Entities around the globe have ditched using one-time-use plastic straws in an effort to keep them from ending up in oceans and animal habitats worldwide. Tanganyika Wildlife Park does not sell plastic single-use straws at the Park in support of this mission.
The United States uses 500 million plastic straws every day, according to Strawless Ocean, who is leading the effort to go straw-free.
Many plastic straws end up in the world’s oceans, polluting the water and harming sea life. One small change, of eliminating single-use plastic straws, can have a significant impact, according to Strawless Ocean.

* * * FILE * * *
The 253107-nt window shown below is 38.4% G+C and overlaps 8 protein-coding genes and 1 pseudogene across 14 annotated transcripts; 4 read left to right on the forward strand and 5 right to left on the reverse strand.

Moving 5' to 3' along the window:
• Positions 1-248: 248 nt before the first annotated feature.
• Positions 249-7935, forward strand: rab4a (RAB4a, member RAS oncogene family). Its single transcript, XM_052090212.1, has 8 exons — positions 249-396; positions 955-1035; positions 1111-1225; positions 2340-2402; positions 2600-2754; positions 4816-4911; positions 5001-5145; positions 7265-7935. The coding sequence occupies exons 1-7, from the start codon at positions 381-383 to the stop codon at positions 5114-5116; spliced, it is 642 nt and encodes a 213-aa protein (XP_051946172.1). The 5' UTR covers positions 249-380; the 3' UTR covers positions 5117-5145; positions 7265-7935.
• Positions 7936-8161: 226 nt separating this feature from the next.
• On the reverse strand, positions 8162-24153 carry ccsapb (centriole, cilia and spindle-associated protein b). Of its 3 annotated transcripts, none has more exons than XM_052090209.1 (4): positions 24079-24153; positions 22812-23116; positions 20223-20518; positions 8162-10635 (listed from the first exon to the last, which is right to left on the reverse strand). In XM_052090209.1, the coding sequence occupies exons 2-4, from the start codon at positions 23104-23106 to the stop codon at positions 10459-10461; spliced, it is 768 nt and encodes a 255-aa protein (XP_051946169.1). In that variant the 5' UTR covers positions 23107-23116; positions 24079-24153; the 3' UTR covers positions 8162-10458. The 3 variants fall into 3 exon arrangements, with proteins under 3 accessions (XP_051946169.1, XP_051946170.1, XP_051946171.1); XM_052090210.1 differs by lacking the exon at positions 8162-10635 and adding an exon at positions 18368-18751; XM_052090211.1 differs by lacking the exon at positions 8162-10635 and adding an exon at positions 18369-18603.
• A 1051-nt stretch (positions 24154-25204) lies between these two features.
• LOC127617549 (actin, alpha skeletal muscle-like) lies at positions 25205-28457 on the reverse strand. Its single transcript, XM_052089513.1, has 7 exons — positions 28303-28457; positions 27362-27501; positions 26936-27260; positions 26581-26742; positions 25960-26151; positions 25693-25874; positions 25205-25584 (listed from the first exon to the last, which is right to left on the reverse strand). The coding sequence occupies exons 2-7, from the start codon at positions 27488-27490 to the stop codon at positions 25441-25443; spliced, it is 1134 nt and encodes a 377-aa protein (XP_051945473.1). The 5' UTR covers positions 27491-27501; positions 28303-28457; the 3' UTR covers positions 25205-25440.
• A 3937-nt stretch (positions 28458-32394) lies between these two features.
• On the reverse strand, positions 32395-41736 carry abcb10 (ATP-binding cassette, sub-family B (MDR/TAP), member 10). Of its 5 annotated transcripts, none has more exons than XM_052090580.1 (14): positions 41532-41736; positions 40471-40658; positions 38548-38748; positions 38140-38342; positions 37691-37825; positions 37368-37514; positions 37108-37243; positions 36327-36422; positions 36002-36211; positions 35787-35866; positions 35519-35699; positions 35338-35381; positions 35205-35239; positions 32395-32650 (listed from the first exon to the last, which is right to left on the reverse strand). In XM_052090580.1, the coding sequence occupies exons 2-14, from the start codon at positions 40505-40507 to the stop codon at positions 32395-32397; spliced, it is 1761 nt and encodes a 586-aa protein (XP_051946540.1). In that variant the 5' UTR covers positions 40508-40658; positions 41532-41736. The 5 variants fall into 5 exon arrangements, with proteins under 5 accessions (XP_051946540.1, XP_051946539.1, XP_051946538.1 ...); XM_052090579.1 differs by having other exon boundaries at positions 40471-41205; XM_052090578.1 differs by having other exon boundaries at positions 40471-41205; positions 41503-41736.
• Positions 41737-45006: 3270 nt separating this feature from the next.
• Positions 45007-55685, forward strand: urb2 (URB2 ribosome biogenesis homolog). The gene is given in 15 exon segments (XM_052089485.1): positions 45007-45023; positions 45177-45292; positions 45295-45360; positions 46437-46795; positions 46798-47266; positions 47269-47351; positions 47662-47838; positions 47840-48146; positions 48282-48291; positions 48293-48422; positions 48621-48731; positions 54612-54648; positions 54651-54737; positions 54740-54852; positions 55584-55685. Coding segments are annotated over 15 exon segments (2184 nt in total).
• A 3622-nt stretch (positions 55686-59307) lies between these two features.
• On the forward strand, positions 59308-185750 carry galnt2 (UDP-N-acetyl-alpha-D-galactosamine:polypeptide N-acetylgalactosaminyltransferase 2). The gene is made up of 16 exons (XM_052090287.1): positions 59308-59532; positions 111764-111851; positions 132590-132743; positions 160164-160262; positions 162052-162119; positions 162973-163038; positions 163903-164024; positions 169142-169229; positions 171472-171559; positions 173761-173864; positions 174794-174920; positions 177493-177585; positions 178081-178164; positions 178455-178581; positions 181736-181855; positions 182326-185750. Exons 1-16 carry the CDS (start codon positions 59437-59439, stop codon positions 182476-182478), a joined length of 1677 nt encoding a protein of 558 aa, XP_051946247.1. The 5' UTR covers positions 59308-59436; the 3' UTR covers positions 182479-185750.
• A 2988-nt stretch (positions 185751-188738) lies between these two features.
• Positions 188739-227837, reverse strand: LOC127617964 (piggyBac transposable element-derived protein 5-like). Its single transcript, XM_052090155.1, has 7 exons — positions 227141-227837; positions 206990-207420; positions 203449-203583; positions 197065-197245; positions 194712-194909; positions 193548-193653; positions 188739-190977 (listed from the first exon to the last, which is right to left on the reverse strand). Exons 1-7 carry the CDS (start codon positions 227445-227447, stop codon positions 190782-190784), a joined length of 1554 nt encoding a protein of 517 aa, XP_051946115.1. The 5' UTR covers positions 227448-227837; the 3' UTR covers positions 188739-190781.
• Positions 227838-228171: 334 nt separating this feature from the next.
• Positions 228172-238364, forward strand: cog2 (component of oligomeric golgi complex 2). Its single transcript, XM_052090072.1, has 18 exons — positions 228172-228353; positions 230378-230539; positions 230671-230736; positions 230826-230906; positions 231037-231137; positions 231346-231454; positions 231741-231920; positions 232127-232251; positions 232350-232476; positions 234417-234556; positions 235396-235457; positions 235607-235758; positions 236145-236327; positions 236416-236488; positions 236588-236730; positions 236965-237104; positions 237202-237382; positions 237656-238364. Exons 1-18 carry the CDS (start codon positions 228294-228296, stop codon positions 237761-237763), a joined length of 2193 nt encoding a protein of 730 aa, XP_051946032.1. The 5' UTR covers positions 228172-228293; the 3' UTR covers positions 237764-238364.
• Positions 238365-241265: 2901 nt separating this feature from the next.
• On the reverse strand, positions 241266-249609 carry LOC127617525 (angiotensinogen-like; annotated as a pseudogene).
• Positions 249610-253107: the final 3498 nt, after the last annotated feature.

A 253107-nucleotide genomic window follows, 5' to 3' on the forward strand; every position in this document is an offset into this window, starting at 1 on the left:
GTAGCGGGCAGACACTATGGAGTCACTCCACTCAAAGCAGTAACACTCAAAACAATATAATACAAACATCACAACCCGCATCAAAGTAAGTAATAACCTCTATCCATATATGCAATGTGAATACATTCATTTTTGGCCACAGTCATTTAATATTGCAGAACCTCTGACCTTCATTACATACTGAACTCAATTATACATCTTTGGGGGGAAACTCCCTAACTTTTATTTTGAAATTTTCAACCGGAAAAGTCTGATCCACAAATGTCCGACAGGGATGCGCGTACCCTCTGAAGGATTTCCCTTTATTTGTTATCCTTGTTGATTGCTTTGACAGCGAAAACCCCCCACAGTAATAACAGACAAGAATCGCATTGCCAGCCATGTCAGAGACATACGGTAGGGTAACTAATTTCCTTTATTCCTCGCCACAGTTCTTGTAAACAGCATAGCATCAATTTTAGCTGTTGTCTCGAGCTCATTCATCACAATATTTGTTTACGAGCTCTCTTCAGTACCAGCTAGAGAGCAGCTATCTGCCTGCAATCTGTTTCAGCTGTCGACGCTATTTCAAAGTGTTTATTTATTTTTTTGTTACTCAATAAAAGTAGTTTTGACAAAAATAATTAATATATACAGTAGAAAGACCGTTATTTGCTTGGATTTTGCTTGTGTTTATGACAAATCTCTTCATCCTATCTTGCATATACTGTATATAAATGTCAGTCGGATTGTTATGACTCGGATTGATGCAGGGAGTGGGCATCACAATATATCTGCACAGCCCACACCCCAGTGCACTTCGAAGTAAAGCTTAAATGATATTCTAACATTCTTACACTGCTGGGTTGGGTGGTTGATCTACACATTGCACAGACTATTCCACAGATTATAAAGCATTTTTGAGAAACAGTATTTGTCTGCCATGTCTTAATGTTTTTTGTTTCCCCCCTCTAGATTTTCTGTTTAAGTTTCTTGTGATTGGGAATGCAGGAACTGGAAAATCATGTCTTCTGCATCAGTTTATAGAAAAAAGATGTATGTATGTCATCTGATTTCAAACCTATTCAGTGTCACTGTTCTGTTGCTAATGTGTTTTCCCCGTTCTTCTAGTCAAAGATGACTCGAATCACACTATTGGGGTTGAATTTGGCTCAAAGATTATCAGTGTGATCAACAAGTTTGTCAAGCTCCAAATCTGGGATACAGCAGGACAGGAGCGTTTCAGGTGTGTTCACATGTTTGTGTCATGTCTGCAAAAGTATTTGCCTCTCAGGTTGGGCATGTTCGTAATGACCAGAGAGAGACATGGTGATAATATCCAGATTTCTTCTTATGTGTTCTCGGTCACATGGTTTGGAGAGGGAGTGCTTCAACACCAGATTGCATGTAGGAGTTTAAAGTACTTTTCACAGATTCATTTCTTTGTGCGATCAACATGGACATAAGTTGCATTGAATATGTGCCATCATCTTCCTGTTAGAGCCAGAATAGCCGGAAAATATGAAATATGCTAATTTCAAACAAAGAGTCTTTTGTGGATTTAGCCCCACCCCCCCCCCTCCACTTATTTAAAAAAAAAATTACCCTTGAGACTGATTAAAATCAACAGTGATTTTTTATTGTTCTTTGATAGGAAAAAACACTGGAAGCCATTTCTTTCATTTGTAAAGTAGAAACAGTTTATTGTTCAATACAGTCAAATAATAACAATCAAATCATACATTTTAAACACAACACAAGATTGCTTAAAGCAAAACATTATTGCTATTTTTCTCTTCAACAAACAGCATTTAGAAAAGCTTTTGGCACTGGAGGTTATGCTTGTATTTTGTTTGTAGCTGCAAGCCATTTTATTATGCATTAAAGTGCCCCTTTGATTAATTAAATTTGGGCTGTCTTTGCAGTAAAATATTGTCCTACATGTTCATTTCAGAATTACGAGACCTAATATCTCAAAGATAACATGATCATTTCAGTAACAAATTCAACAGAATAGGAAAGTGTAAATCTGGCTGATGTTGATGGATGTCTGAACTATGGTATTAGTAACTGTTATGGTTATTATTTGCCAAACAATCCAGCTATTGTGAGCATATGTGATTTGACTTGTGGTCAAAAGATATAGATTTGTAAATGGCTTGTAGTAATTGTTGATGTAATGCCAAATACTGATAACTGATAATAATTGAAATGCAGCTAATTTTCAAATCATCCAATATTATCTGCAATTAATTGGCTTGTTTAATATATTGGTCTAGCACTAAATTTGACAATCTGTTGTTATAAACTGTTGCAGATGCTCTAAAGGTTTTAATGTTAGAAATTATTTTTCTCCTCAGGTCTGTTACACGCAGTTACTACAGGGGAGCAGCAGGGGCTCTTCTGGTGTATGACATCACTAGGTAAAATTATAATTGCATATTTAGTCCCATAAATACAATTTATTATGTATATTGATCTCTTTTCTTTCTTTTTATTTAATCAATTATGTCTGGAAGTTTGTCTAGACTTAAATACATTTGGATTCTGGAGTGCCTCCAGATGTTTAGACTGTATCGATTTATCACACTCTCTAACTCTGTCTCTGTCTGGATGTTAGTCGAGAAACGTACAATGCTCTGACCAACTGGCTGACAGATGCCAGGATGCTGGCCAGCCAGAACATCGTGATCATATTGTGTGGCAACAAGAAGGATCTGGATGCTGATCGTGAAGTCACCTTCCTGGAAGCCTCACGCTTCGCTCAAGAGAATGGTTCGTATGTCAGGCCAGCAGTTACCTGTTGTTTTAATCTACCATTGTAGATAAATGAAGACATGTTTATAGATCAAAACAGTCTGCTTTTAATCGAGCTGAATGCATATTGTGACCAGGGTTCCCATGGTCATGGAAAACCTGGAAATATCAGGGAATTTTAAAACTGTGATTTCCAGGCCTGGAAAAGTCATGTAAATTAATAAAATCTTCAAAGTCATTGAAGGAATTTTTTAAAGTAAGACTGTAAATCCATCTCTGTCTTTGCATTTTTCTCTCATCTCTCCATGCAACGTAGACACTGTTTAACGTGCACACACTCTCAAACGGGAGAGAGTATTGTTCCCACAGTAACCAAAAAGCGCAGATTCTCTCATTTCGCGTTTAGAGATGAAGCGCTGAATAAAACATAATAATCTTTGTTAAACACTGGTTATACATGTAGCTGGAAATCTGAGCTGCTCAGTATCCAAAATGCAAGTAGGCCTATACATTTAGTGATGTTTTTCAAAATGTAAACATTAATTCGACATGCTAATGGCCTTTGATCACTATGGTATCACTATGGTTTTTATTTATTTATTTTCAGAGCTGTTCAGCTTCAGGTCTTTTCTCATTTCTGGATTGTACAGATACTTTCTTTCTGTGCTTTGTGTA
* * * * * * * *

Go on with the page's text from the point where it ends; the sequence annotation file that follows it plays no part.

Most plastic straws are too lightweight to make it through mechanical recycling sorters and can frequently end up as garbage. Straws are among the top 10 items found during beach cleanups and harm marine and land creatures according to act.oceanconservancy.org.
Not using single-use plastic straws is an easy and simple way to take action to address plastic pollution.
“Our mission is to be stewards for animals in our care, and in the wild. This is just one of the small ways Tanganyika continues to have an impact on rare and endangered species around the world,” Tanganyika Wildlife Park Director Jim Fouts said.
Tanganyika Wildlife Park celebrates its 10th anniversary this year, and to celebrate the Park is selling souvenir cups complete with reusable straws for $10. Park guests can celebrate 10 years with TWP with one of these special edition 10th Anniversary cups and get free refills all season.